- The Last Podcast on the Left: In part 3 of their series on the Aum Shinrikyo cult, the hosts tell the story of a woman who joined the cult, fled multiple times, and each time was brought back and made to undergo the Bardo Initiation, a ritual meant to frighten her into staying. Eventually, when she fled again, she returned entirely on her own because she couldn't escape the thought of the cult's guru, Shoko Asahara, sending her to Hell. Hosts Marcus Parks and Henry Zebrowski note the Sunk Cost Fallacy as one of the reasons for this behavior. By leaving, all the suffering she went through while part of the cult, all the years spent there, all the years her family spent there because of her joining, would become All for Nothing. This idea would become a frequent talking point on future cult episodes, such as L Ron Hubbard's Scientology, Jim Jones's Peoples Temple, and Marshall Applewhite's Heaven's Gate.
Henry: The problem is that mostly when you put yourself in these set of circumstances, when have given up so much control, the idea that you were ever wrong about that is very embarrassing and very hard to come back from. When you have so fully subjugated yourself to someone else, in order to then believe that you were wrong the entire time means that you essentially gave up years of your life, and the shame and the grief associated with that causes these people to stick by these beliefs for a really long time. Because basically, in order for her to disbelieve that Asahara is real then she has to, then, also has to take into her mind that she went through the Bardo thing for no reason.
Marcus: Yeah, and not only that, but she had a family there, as well. So, not only is she wrong, but she has also wasted her childrens' lives, she put her children through all of this. The whole belief system is in shambles.
- In Fire Emblem: Three Houses, this is one of Edelgard's Fatal Flaws. She absolutely refuses to accept any outcome for the war for Fódlan other than her in complete control of the continent, even when she's cornered in her capital city, Byleth's forces are breathing right down her neck, and on Azure Moon, Dimitri is directly offering her a peaceful surrender. If she quits now, everything she sacrificed for her vision of a new Fódlan was for nothing.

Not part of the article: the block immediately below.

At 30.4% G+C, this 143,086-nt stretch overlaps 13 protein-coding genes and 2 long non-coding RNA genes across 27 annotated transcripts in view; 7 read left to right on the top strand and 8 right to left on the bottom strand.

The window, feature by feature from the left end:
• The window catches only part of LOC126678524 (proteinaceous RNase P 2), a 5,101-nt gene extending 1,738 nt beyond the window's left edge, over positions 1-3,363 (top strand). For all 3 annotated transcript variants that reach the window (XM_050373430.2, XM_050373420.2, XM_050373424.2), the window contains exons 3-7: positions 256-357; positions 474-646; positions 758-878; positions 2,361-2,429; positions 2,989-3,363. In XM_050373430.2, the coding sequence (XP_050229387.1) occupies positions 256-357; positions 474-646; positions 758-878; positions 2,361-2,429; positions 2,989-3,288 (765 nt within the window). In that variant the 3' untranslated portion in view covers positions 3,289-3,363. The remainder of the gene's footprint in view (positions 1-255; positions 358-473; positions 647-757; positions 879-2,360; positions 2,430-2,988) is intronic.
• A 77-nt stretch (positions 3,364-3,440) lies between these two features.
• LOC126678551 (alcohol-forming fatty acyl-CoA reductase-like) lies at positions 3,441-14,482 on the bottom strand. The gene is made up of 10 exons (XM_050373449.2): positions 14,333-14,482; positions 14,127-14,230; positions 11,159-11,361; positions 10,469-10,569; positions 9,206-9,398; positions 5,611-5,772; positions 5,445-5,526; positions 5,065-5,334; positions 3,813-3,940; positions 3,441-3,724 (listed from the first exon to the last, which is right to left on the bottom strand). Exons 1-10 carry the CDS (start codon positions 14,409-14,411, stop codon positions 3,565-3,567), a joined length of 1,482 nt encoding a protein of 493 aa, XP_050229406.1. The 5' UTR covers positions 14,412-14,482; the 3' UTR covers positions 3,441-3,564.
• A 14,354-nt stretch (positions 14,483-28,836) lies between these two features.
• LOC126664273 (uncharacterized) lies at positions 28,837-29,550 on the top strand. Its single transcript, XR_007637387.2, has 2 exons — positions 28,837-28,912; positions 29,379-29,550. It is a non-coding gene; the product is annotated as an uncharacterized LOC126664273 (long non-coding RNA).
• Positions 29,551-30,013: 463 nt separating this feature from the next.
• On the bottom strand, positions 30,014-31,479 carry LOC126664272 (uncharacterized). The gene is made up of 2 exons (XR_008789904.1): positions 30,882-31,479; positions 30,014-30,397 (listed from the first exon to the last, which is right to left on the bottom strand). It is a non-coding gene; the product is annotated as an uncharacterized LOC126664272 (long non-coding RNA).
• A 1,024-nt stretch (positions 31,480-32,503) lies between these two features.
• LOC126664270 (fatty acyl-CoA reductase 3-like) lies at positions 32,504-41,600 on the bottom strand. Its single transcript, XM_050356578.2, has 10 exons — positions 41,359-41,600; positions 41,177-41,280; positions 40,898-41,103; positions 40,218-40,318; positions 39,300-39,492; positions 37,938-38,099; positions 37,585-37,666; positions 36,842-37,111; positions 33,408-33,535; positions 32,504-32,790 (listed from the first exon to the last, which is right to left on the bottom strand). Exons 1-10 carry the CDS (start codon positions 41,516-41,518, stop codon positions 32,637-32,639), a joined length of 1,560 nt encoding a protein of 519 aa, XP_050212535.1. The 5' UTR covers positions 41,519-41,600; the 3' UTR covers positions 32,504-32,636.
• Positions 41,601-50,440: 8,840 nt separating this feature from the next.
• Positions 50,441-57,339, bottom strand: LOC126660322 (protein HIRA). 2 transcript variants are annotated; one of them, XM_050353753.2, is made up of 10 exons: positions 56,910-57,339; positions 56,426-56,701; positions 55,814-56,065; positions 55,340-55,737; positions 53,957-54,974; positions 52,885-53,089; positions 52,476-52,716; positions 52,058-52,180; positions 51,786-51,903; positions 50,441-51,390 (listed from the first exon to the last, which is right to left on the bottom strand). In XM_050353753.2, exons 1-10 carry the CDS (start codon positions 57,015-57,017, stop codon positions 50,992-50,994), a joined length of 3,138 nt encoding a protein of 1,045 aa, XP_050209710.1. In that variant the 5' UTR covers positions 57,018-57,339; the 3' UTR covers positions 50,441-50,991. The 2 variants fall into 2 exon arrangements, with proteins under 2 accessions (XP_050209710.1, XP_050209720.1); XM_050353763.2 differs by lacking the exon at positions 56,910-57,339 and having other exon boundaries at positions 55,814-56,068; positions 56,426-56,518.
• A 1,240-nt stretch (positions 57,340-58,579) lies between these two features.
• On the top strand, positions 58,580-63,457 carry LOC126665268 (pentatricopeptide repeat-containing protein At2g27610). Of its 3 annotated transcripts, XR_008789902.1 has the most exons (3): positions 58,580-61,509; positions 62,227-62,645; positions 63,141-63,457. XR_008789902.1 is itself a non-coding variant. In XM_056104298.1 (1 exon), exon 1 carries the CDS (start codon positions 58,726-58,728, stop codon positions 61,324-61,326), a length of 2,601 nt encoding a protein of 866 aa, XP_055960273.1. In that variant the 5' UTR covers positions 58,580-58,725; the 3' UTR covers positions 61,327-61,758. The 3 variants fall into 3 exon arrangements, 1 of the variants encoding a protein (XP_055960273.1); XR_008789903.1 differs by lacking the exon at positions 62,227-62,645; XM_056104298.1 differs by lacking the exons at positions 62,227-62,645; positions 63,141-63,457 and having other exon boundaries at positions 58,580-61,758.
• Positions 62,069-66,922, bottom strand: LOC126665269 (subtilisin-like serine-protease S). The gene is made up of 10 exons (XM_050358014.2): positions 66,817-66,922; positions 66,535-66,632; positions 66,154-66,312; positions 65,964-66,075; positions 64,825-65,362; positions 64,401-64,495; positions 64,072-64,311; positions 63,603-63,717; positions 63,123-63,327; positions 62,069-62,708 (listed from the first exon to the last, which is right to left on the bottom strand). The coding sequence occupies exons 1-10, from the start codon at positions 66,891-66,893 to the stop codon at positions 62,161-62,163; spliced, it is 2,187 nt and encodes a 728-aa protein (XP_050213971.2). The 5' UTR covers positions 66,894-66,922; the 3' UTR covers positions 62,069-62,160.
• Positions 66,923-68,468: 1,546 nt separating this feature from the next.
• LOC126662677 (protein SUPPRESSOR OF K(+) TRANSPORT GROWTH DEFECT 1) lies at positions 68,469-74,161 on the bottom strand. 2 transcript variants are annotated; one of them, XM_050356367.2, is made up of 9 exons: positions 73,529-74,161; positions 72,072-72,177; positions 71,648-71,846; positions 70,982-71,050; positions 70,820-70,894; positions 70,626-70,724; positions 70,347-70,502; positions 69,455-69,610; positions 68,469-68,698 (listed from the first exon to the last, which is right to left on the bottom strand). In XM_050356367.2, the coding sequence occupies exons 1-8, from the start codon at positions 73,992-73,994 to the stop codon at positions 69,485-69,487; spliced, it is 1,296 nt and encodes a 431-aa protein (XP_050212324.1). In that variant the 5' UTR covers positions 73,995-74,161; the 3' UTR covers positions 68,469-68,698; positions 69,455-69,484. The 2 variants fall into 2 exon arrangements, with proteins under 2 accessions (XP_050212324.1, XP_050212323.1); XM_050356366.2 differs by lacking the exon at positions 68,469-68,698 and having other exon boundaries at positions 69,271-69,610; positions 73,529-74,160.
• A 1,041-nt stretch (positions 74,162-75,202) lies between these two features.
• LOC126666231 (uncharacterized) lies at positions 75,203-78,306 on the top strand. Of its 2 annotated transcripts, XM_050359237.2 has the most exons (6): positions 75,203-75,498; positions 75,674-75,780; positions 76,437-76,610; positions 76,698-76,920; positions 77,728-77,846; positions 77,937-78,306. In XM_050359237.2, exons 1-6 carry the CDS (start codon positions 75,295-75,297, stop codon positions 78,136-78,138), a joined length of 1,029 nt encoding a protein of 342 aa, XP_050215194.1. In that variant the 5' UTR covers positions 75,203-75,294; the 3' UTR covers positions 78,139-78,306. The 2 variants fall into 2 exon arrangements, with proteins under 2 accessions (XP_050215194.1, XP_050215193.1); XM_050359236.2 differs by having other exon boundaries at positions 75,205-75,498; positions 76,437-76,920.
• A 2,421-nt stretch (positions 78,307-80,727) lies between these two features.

- Aresh, the Arc Villain of Jack's loyalty mission in Mass Effect 2, uses a version of this to explain why he wants to restart the Pragia facility the people running it did such horrible things to everyone there, including him, that they must have been pursuing some greater purpose, and its near-destruction during a riot means that all the pain that happened there was for nothing. Jack, meanwhile, is understandably scornful of the idea that the suffering caused at Pragia meant anything more profound than "the people running this place need to die".
- Right before the beginning of Red Dead Redemption 2, the van der Linde gang steals $150,000 (worth a little north of $4 million in today's dollar) off of a banking ferry. In their hasty retreat, the leader Dutch has to stash the take. The heist was supposed to their One Last Job as it was big enough for all two dozen of them to retire to normal lives. However, Dutch spends the rest of the main story of the game pouring more and more money into replacing the take which only further gets the law on their tail as well. Even though they have the money they need just sitting there, they just need to be patient. The more logical decision would have been to have the gang keep up operations as normal for a year or two and then have him go back to get the money or hire someone else to do it once the trail's gone cold.